Successfully reported this slideshow.
We use your LinkedIn profile and activity data to personalize ads and to show you more relevant ads. You can change your ad preferences anytime.

Biomechatronics: Simulated Fingers and Hands


Published on

A Biomedical Engineering powerpoint based on a branch of Biomechatronics, Simulated Fingers and Hands.

  • Be the first to comment

Biomechatronics: Simulated Fingers and Hands

  1. 1. Image Sources:
  2. 2. Biomechatronics  An applied interdisciplinary science that integrates mechanical elements, electronics and parts of biological organisms  Includes aspects of biology, mechanics and electronics  Incorporates robotics and neuroscience  Aims to develop devices that interact with human muscle, skeleton and nervous system  Simulated fingers Biomechtronics and hands are a branch of
  3. 3. History  First recorded illustration of prosthetic replacement appears in the RigVeda, a religious text written in Sanskrit, compiled between 3,500 and 1,800 B.C. in India.[1]  In 1504, the Iron Hand of knight Götz von Berlichingen was constructed by an armourer and with the help of gearwheels the fingers could be revolved and fixed at a certain position.[2]  In 1909, D. W. Dorrance invented a split hook that was anchored to the opposite shoulder and could be opened with a strap across the back and closed by rubber bands.[3] Fig: The Iron Hand of Götz von Berlichingen  In 1915, Sauerbruch's hand was devised by a German surgeon Ernst Ferdinand Sauerbruch in collaboration with Aurel Stodola Slovak physicist, turbine engineer and professor of mechanics which was controlled and powered directly from surgically prepared muscles of the residual limb.[4] Fig: Sauerbruch‟s hand Image Sources:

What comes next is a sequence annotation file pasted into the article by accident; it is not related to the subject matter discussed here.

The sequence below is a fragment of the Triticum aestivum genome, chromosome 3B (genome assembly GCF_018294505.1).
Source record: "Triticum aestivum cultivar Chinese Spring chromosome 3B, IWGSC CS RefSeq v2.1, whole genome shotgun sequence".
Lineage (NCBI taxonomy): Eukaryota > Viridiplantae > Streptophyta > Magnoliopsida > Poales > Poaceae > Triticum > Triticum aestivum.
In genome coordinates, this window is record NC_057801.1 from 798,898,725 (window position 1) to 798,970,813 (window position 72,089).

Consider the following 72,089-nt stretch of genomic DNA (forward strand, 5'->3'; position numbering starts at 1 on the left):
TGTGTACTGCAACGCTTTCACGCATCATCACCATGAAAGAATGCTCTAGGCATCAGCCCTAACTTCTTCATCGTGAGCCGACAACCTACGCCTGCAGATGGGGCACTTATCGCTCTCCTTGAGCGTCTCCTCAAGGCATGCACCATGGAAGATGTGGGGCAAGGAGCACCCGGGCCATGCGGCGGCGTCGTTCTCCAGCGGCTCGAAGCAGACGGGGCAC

4. 4. Importance of Simulated Fingers & Hands  Helps regain human motor control that was lost or impaired by trauma, disease or birth defects.  Minimises the disabilities.  Allows disabled people to become more independent. disadvantages of Image Sources:
  5. 5. Types of Simulated Fingers & Hands  Mind-controlled: movement of the prosthetic is driven solely by the electrical impulses of the brain  Myoelectric: detects electrical changes in the muscles of the stump and converts them into movements  Body-powered/Cable-controlled: controlled by cables connecting the prosthetic limbs elsewhere on the body  Hybrid: combines two types of control in the same prosthesis Image Source: